THE Lombard plan is well suited for skinny lots. Being only 15' wide, it can gracefully squeeze onto an infill lot and still blend into your 1910's neighborhood. The lines are reminiscient of a Victorian home - the amount of detail added all depends on your taste for gingerbread. Personally, we like spice, but since you may not we won't overwhelm you with its presence.
The full front porch is deep enough to lounge on and enjoy a warm summer day. It's even big enough for a hammock if you swing that way. The parlor is spacious and includes a nice little throwback - an inglenook! We're not quite sure why it's named as such, but you can ingle there as long as you like. The fireplace is a built-in unit, venting out the side of the house. The chimney is completely false, but is added for character. We'll readdress it upstairs. The dining room has a faux dropped beam ceiling and we've worked an inset bay for charm. We also envision wood panel wainscoting with a nice chair rail. Perhaps some crown molding or picture rail? The kitchen is very functional, and when you need a table for one you can slip into the diner style eating booth.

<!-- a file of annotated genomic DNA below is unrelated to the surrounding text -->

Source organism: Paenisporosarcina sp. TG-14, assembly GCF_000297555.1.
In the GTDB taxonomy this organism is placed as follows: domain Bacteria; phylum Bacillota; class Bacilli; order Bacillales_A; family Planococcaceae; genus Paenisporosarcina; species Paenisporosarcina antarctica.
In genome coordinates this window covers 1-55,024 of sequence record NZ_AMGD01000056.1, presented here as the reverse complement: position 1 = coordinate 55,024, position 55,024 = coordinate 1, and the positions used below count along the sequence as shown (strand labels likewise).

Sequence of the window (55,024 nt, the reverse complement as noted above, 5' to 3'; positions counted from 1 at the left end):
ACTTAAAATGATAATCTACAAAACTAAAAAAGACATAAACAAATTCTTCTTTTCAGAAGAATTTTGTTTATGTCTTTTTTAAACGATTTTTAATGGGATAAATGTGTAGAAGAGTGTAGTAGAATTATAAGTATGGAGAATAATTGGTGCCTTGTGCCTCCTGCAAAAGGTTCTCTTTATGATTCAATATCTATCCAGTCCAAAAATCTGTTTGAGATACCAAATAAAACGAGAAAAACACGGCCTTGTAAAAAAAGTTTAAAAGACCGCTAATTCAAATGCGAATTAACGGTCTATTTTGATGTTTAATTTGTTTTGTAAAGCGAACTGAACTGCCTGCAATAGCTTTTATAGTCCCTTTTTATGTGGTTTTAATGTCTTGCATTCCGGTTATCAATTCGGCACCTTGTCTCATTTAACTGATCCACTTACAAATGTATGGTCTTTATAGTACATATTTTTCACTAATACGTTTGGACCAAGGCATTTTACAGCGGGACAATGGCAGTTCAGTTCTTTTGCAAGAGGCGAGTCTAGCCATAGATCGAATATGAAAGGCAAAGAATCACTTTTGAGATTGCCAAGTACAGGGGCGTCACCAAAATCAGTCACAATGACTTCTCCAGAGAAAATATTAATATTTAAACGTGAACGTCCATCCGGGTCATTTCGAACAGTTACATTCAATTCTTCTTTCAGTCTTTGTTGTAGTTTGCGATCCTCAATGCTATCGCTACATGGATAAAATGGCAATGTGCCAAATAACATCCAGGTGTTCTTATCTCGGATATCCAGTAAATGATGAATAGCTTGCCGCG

Upstairs we have brought some semblence of the modern with a vaulted master suite. Remember the false chimney from downstairs? It makes such a great little nook to slide the loo into. A pocket laundry room on the second floor is highly convenient to the bedrooms. Two more bedrooms and a bath round out the rest of the upstairs. At 1669 square feet, this makes an ideal starter home.
This plan is available as a duplex version. We slapped two Lombards together and were reminded of the kitschy tourist street in San Francisco (hence the name of the plan). The plans are mirrored save for the front facade. Check it out, you just might like it.
All plans include four elevations, floor plans, foundation plans, at least two building sections, framing plans for the second floor and/or roof, and notes and construction details. This is everything you will need to build, but may not be everything you need to get a permit. Check with your local jurisdiction. Electrical layouts, cabinet elevations and engineering are not included.